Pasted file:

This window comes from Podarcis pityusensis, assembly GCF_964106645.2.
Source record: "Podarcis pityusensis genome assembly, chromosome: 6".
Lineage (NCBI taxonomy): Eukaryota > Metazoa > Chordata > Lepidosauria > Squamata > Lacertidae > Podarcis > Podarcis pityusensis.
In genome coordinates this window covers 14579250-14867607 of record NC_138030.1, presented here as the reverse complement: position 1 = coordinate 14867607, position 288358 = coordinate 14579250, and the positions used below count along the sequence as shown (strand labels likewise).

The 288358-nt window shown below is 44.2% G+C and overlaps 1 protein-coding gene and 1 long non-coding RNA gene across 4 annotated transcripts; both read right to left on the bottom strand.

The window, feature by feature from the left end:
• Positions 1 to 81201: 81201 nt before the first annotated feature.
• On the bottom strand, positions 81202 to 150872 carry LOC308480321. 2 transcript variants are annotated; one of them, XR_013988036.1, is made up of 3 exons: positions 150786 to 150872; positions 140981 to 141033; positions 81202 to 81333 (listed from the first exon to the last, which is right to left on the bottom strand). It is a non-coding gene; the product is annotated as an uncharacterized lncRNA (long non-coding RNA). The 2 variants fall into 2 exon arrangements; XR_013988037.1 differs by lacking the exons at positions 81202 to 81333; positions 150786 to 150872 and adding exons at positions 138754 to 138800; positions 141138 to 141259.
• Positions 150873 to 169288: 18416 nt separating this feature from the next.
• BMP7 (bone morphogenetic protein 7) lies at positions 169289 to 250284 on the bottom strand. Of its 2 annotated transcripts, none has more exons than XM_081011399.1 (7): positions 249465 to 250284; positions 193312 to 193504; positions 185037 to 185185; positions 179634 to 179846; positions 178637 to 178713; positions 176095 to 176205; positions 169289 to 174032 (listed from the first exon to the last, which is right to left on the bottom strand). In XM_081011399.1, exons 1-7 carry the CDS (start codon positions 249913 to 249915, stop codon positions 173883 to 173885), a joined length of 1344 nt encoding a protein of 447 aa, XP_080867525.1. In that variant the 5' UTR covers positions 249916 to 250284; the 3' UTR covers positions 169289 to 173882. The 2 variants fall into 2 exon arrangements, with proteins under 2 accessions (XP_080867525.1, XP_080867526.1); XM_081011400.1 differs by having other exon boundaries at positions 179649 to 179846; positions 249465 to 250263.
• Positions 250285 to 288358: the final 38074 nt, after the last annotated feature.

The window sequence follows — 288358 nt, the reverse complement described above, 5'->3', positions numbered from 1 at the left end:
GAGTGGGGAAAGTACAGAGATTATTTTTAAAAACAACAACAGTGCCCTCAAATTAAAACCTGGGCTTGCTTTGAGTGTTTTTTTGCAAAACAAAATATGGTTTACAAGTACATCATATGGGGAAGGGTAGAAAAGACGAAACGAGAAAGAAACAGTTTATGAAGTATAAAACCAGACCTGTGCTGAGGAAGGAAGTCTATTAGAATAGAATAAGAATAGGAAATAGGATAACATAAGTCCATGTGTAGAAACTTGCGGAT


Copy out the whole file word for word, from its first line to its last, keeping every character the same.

This window comes from Podarcis pityusensis, assembly GCF_964106645.2.
Source record: "Podarcis pityusensis genome assembly, chromosome: 6".
Lineage (NCBI taxonomy): Eukaryota > Metazoa > Chordata > Lepidosauria > Squamata > Lacertidae > Podarcis > Podarcis pityusensis.
In genome coordinates this window covers 14579250-14867607 of record NC_138030.1, presented here as the reverse complement: position 1 = coordinate 14867607, position 288358 = coordinate 14579250, and the positions used below count along the sequence as shown (strand labels likewise).

The 288358-nt window shown below is 44.2% G+C and overlaps 1 protein-coding gene and 1 long non-coding RNA gene across 4 annotated transcripts; both read right to left on the bottom strand.

The window, feature by feature from the left end:
• Positions 1 to 81201: 81201 nt before the first annotated feature.
• On the bottom strand, positions 81202 to 150872 carry LOC308480321. 2 transcript variants are annotated; one of them, XR_013988036.1, is made up of 3 exons: positions 150786 to 150872; positions 140981 to 141033; positions 81202 to 81333 (listed from the first exon to the last, which is right to left on the bottom strand). It is a non-coding gene; the product is annotated as an uncharacterized lncRNA (long non-coding RNA). The 2 variants fall into 2 exon arrangements; XR_013988037.1 differs by lacking the exons at positions 81202 to 81333; positions 150786 to 150872 and adding exons at positions 138754 to 138800; positions 141138 to 141259.
• Positions 150873 to 169288: 18416 nt separating this feature from the next.
• BMP7 (bone morphogenetic protein 7) lies at positions 169289 to 250284 on the bottom strand. Of its 2 annotated transcripts, none has more exons than XM_081011399.1 (7): positions 249465 to 250284; positions 193312 to 193504; positions 185037 to 185185; positions 179634 to 179846; positions 178637 to 178713; positions 176095 to 176205; positions 169289 to 174032 (listed from the first exon to the last, which is right to left on the bottom strand). In XM_081011399.1, exons 1-7 carry the CDS (start codon positions 249913 to 249915, stop codon positions 173883 to 173885), a joined length of 1344 nt encoding a protein of 447 aa, XP_080867525.1. In that variant the 5' UTR covers positions 249916 to 250284; the 3' UTR covers positions 169289 to 173882. The 2 variants fall into 2 exon arrangements, with proteins under 2 accessions (XP_080867525.1, XP_080867526.1); XM_081011400.1 differs by having other exon boundaries at positions 179649 to 179846; positions 249465 to 250263.
• Positions 250285 to 288358: the final 38074 nt, after the last annotated feature.

The window sequence follows — 288358 nt, the reverse complement described above, 5'->3', positions numbered from 1 at the left end:
GAGTGGGGAAAGTACAGAGATTATTTTTAAAAACAACAACAGTGCCCTCAAATTAAAACCTGGGCTTGCTTTGAGTGTTTTTTTGCAAAACAAAATATGGTTTACAAGTACATCATATGGGGAAGGGTAGAAAAGACGAAACGAGAAAGAAACAGTTTATGAAGTATAAAACCAGACCTGTGCTGAGGAAGGAAGTCTATTAGAATAGAATAAGAATAGGAAATAGGATAACATAAGTCCATGTGTAGAAACTTGCGGAT